1916: Claude Shannon is born in Petoskey, Michigan, EUA, on April 30th (a Sunday). He lived, in his first years, in the city of Gaylord, where he showed an inclination for science and mathematics and also for inventing various types of devices.
1932: Shannon graduates from Gaylord High School and enters the University of Michigan.
1936: Shannon obtains the degrees of Bachelor of Science in Electrical Engineering and Bachelor in Science in Mathematics. This happy connection would already prove to be extremely relevant in his MSc. work. In the same year, after reading an announcement, Shannon decides to accept the position of research assistant at the MIT. He started to work with Vannevar Bush’s differential analyzer, and develops a particular interest for the control circuits of the device, which were based on relays.
1936 – 1938: The work on the relay circuits associated with Bush’s analyzer, together with his already mentioned broad scientific background, arises in Shannon the perception of the intimate connection between switching circuits and Boolean algebra. This connection was explored by him in his master’s thesis and in a paper that appeared in 1938. It was simply the starting point of the discipline known today as logical circuit theory.
1938: Vannevar Bush suggests that Shannon join the Mathematics Department of the MIT.
1940: Shannon is awarded the Alfred Noble Prize for his work on logical circuits. In the same years, he fulfills the formal requirements to obtain the S. M. degree in Electrical Engineering and the degree of Doctor of Philosophy in Mathematics. During summer, he works at the Bell Labs on switching circuits.
1940 – 1941: With a National Research Fellowship, Shannon works at the famous Institute for Advanced Study in Princeton under the equally famous Hermann Weyl. During this period, Shannon is in the process of developing his ideas on efficient communication systems.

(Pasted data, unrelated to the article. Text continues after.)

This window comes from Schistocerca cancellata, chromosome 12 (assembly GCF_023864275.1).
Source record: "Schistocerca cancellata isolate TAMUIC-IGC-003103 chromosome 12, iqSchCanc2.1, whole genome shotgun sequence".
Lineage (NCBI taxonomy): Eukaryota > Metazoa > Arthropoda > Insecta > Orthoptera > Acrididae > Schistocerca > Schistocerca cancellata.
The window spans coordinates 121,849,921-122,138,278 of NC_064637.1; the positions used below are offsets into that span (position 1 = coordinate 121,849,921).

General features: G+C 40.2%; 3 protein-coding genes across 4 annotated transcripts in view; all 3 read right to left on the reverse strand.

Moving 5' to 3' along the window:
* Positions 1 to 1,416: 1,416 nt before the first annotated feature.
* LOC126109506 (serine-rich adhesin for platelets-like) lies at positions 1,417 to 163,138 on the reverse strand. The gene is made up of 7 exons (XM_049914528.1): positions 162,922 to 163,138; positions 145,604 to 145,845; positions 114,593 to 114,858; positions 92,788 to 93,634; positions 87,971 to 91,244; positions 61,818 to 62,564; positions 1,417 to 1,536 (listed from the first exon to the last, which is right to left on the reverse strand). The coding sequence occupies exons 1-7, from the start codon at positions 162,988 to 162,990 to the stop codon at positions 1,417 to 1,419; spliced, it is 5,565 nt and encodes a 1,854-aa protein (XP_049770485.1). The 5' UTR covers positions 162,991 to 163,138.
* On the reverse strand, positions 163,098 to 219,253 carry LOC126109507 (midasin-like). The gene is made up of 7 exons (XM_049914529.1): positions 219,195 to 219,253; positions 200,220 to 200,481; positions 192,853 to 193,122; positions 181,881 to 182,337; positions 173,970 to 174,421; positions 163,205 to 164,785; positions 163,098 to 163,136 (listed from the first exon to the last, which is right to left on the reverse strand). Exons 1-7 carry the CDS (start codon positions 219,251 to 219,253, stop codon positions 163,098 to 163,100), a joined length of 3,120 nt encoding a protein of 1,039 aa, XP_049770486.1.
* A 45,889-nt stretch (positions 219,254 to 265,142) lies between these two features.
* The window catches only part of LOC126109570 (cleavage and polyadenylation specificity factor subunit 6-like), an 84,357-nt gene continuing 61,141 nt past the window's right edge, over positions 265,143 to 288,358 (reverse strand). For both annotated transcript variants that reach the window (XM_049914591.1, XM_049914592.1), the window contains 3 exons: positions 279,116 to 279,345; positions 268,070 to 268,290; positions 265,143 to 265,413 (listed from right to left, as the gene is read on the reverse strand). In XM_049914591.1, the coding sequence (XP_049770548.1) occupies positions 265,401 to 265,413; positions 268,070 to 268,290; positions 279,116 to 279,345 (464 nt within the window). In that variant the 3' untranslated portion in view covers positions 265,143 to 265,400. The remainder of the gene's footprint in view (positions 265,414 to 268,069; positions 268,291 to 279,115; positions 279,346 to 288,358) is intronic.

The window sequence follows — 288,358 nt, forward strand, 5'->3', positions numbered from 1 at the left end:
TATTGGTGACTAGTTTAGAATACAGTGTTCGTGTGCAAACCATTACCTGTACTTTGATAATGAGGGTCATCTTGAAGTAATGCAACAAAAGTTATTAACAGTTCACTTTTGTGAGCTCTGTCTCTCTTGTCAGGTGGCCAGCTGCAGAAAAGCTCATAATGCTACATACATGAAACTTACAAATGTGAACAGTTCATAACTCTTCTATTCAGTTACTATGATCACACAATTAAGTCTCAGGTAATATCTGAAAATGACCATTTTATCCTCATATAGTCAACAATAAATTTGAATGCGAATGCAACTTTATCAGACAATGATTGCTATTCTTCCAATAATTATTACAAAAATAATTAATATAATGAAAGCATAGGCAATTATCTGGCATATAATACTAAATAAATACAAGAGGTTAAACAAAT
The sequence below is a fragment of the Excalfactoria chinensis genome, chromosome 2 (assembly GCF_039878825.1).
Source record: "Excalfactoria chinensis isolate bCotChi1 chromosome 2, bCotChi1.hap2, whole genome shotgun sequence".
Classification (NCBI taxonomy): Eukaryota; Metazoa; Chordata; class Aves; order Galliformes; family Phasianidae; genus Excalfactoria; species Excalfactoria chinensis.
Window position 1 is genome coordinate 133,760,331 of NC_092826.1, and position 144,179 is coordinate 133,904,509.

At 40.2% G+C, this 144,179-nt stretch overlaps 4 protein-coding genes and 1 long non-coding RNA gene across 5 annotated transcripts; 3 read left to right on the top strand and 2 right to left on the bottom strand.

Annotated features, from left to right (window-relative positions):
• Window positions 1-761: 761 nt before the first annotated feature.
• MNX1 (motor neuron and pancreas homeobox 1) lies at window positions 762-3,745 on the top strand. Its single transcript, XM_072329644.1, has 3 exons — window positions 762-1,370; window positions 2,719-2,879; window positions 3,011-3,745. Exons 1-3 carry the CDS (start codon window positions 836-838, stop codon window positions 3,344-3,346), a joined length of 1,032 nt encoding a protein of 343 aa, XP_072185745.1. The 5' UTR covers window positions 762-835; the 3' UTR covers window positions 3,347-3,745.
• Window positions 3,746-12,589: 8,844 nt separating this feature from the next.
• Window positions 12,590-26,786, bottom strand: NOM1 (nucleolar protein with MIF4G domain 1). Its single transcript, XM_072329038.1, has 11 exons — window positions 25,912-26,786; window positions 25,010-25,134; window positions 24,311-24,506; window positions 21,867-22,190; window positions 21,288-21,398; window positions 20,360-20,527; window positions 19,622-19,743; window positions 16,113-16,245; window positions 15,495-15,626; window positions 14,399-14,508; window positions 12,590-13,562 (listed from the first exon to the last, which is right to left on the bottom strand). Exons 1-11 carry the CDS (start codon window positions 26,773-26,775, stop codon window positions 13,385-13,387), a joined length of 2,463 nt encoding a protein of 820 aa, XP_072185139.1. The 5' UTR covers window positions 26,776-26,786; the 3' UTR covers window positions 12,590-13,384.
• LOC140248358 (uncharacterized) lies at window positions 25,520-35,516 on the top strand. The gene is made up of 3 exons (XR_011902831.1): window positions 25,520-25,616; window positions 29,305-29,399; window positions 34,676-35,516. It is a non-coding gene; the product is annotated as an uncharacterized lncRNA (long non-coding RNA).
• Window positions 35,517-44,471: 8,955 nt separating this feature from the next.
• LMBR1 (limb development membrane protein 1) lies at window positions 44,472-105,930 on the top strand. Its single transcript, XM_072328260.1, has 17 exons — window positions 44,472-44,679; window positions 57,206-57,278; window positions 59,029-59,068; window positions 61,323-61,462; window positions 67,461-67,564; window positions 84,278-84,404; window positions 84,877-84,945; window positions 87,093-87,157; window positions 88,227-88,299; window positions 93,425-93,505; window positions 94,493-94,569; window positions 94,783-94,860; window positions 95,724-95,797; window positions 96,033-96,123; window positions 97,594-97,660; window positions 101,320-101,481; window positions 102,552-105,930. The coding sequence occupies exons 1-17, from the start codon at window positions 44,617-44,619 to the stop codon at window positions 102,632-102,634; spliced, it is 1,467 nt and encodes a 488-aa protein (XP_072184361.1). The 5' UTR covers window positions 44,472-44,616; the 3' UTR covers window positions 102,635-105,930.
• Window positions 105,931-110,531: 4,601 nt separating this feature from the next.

World War II and Afterwards: Shannon works at the Bell Labs in a team engaged in the task of developing more efficient anti-aircraft directors both for airplanes and missiles. Shannon would eventually spend 15 years at this famous laboratory, where figures like John Pierce, Harry Nyquist, Hendrik Bode and the trio Shockley, Brattain and Bardeen also worked.
1948: Publishes his magnum opus, “A Mathematical Theory of Communication”, which gives immediate rise to the field of Information Theory and establishes limits for data compression and reliable transmission. The beauty and the importance of this paper defy description.
1949: Uses the 1948 framework to study the problem of cryptography in another classical work “Communication Theory of Secrecy Systems”. Marries Mary Elizabeth (Betty) Moore, with whom he has three children, Robert, Andrew and Margarita.
1950: Becomes a pioneer of the fields of artificial intelligence and computer chess with the work “Programming a Computer for Playing Chess”. In the same year, he builds the system known as Theseus, which is a contribution both to machine learning and to autonomous robot navigation.
1956: Works as a visiting professor at the MIT.
1957 – 1958: Works as a fellow at the Center for the Study of the Behavioral Sciences (Palo Alto).
1959: Becomes Donner Professor of Science at the MIT.
1972: Concludes his affiliation with the Bell Labs.
2001: Dies on February 24th.
N. J. A. Sloane, A. D. Wyner (eds.), Claude Elwood Shannon: Collected Papers, Wiley – IEEE Press, 1993.